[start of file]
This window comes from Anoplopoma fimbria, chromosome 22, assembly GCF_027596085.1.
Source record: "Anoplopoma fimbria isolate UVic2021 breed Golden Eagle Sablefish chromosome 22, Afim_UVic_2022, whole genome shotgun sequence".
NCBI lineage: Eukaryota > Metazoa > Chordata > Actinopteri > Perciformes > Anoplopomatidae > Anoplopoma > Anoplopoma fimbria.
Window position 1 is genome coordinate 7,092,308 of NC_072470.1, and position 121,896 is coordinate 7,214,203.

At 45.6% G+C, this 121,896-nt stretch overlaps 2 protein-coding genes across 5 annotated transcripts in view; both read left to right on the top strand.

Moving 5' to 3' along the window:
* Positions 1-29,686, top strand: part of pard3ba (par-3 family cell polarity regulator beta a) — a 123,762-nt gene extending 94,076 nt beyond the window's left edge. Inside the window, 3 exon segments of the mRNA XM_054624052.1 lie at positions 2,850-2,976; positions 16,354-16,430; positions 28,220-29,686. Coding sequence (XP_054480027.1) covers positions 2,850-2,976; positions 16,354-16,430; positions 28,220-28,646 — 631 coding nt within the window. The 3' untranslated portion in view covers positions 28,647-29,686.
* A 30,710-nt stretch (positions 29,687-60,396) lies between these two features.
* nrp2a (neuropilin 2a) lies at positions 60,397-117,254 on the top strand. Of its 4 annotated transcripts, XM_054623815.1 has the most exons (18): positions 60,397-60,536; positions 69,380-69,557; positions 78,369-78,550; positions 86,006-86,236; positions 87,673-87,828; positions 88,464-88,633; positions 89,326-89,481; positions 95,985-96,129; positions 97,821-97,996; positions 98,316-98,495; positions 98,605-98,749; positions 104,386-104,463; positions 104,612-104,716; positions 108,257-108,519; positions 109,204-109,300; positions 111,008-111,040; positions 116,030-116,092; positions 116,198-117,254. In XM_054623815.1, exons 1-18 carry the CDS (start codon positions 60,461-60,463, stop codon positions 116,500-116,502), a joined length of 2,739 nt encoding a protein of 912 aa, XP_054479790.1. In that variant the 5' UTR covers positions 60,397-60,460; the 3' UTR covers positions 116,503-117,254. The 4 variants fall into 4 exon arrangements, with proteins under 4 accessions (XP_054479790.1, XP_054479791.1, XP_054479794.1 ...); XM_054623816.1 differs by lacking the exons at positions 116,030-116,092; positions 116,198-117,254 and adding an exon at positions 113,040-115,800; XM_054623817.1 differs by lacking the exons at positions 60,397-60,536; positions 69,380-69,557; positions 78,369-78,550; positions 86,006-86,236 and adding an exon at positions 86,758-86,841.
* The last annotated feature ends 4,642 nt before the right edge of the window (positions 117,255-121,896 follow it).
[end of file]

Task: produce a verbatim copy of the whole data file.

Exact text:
This window comes from Anoplopoma fimbria, chromosome 22, assembly GCF_027596085.1.
Source record: "Anoplopoma fimbria isolate UVic2021 breed Golden Eagle Sablefish chromosome 22, Afim_UVic_2022, whole genome shotgun sequence".
NCBI lineage: Eukaryota > Metazoa > Chordata > Actinopteri > Perciformes > Anoplopomatidae > Anoplopoma > Anoplopoma fimbria.
Window position 1 is genome coordinate 7,092,308 of NC_072470.1, and position 121,896 is coordinate 7,214,203.

At 45.6% G+C, this 121,896-nt stretch overlaps 2 protein-coding genes across 5 annotated transcripts in view; both read left to right on the top strand.

Moving 5' to 3' along the window:
* Positions 1-29,686, top strand: part of pard3ba (par-3 family cell polarity regulator beta a) — a 123,762-nt gene extending 94,076 nt beyond the window's left edge. Inside the window, 3 exon segments of the mRNA XM_054624052.1 lie at positions 2,850-2,976; positions 16,354-16,430; positions 28,220-29,686. Coding sequence (XP_054480027.1) covers positions 2,850-2,976; positions 16,354-16,430; positions 28,220-28,646 — 631 coding nt within the window. The 3' untranslated portion in view covers positions 28,647-29,686.
* A 30,710-nt stretch (positions 29,687-60,396) lies between these two features.
* nrp2a (neuropilin 2a) lies at positions 60,397-117,254 on the top strand. Of its 4 annotated transcripts, XM_054623815.1 has the most exons (18): positions 60,397-60,536; positions 69,380-69,557; positions 78,369-78,550; positions 86,006-86,236; positions 87,673-87,828; positions 88,464-88,633; positions 89,326-89,481; positions 95,985-96,129; positions 97,821-97,996; positions 98,316-98,495; positions 98,605-98,749; positions 104,386-104,463; positions 104,612-104,716; positions 108,257-108,519; positions 109,204-109,300; positions 111,008-111,040; positions 116,030-116,092; positions 116,198-117,254. In XM_054623815.1, exons 1-18 carry the CDS (start codon positions 60,461-60,463, stop codon positions 116,500-116,502), a joined length of 2,739 nt encoding a protein of 912 aa, XP_054479790.1. In that variant the 5' UTR covers positions 60,397-60,460; the 3' UTR covers positions 116,503-117,254. The 4 variants fall into 4 exon arrangements, with proteins under 4 accessions (XP_054479790.1, XP_054479791.1, XP_054479794.1 ...); XM_054623816.1 differs by lacking the exons at positions 116,030-116,092; positions 116,198-117,254 and adding an exon at positions 113,040-115,800; XM_054623817.1 differs by lacking the exons at positions 60,397-60,536; positions 69,380-69,557; positions 78,369-78,550; positions 86,006-86,236 and adding an exon at positions 86,758-86,841.
* The last annotated feature ends 4,642 nt before the right edge of the window (positions 117,255-121,896 follow it).